The Secretary’s office has issued 1,180 penalties over the course of the election cycle for a total amount of $201,893.28. About $106,000 has been collected so far, the secretary’s office said. Fines that have not yet been paid have either been waived by the Ethics Commission or the Secretary of State is still trying to collect those fines from committees.

Of the penalties that haven’t been paid, 20 committees have exceeded the statutory period in which they can pay the fine, which allowed for Merrill to begin legal action to recover the funds. That process has begun, Merrill said.

Any fines paid by committees are deposited into the state’s General Fund budget.

The Secretary of State’s Office did not release specific political action committees and campaign committees that are facing legal action for fine recovery.

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Updates to Alabama’s campaign finance laws were passed in the state Legislature in 2015 and went into effect with the start of the 2018 Election Cycle.

Those changes require the Alabama Secretary of State’s Office to issue penalties to Political Action Committees and Principle Campaign Committees, the latter more commonly known as candidates, that do not file monthly, weekly or daily campaign finance reports on time.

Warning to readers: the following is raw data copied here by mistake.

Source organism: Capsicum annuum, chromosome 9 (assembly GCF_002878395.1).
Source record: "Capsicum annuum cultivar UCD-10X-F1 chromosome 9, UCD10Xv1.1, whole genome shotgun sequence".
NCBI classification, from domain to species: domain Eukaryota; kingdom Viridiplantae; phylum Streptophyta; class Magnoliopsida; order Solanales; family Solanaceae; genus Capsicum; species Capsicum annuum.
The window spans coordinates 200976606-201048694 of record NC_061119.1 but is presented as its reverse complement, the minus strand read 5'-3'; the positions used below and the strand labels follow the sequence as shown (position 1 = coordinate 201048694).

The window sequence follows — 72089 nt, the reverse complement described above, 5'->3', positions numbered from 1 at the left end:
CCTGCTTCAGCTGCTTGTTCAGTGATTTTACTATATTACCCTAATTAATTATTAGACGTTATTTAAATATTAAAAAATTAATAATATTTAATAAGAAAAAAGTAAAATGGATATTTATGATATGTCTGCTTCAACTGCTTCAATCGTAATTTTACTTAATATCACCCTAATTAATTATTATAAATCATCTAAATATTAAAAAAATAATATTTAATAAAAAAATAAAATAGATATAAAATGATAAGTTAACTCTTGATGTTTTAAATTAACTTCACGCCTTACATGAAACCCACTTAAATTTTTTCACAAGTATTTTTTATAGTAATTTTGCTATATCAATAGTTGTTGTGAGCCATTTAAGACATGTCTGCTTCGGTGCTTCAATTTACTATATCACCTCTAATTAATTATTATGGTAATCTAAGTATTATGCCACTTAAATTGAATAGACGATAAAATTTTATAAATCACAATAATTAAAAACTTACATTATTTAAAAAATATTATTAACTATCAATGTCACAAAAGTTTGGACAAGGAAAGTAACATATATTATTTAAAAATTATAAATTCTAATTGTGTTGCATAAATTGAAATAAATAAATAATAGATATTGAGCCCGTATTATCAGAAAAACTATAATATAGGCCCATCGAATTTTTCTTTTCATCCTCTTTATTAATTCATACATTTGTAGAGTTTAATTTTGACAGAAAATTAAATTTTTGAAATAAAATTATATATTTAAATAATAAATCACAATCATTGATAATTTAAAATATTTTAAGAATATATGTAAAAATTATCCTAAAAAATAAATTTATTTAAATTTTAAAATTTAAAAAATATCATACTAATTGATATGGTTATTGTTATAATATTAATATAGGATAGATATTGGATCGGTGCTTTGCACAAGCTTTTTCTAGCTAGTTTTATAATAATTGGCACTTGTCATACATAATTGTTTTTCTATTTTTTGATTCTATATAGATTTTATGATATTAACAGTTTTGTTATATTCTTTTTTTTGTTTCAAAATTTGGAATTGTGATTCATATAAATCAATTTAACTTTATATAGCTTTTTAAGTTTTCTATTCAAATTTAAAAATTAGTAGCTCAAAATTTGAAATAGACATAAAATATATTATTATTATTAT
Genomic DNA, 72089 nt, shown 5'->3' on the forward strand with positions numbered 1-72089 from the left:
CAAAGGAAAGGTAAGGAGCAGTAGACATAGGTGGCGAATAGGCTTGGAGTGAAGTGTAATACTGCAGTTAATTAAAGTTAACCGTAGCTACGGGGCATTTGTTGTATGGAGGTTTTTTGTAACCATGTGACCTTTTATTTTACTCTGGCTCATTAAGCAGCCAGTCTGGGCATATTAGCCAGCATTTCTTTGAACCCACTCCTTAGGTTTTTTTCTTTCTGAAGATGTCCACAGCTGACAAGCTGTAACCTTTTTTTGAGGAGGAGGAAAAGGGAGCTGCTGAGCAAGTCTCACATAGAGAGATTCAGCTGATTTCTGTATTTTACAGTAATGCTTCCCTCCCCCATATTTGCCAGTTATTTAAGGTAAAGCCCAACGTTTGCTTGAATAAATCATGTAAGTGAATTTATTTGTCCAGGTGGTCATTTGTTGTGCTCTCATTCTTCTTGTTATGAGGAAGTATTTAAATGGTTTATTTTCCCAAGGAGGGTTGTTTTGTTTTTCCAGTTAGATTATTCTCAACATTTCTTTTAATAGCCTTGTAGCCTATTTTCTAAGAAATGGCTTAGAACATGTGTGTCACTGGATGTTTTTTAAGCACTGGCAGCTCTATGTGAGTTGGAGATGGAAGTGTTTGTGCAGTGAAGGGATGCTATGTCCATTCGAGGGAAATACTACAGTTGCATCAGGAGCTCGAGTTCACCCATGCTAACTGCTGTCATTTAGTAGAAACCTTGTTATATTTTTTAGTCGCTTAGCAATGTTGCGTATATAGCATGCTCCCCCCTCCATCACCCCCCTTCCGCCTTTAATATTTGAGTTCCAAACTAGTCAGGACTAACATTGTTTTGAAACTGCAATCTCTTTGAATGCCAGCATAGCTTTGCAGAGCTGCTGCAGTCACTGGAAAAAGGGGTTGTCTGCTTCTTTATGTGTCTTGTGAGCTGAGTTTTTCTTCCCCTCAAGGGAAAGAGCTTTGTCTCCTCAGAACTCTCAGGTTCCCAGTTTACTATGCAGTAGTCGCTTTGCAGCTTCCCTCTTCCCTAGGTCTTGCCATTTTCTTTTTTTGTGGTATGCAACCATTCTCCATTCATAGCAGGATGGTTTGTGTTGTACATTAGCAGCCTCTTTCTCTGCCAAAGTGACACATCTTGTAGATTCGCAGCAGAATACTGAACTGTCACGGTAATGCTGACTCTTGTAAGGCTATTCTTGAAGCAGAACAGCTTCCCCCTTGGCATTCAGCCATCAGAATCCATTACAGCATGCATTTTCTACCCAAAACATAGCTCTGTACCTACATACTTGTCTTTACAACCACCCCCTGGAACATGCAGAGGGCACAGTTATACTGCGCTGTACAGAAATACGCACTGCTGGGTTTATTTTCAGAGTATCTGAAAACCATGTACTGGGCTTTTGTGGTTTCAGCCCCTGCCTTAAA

Fines are issued when a committee doesn’t file campaign finance reports by midnight on the date the report is due.

Generally, reports are due on the second business day of each month, but some campaigns are required to file weekly or daily reports depending on the amount raised during those periods.

Committees are required to report all contributions and expenditures incurred by their campaign during the specified time period.

Penalty amounts increase as the number of late reports increase from the committee.

When a committee files a report late, but within 48 hours of the date the report is due, the committee is issued a warning. That first late report does not count against them or require a fine be paid, and the campaign finance laws state that those warnings are not a violation of the law.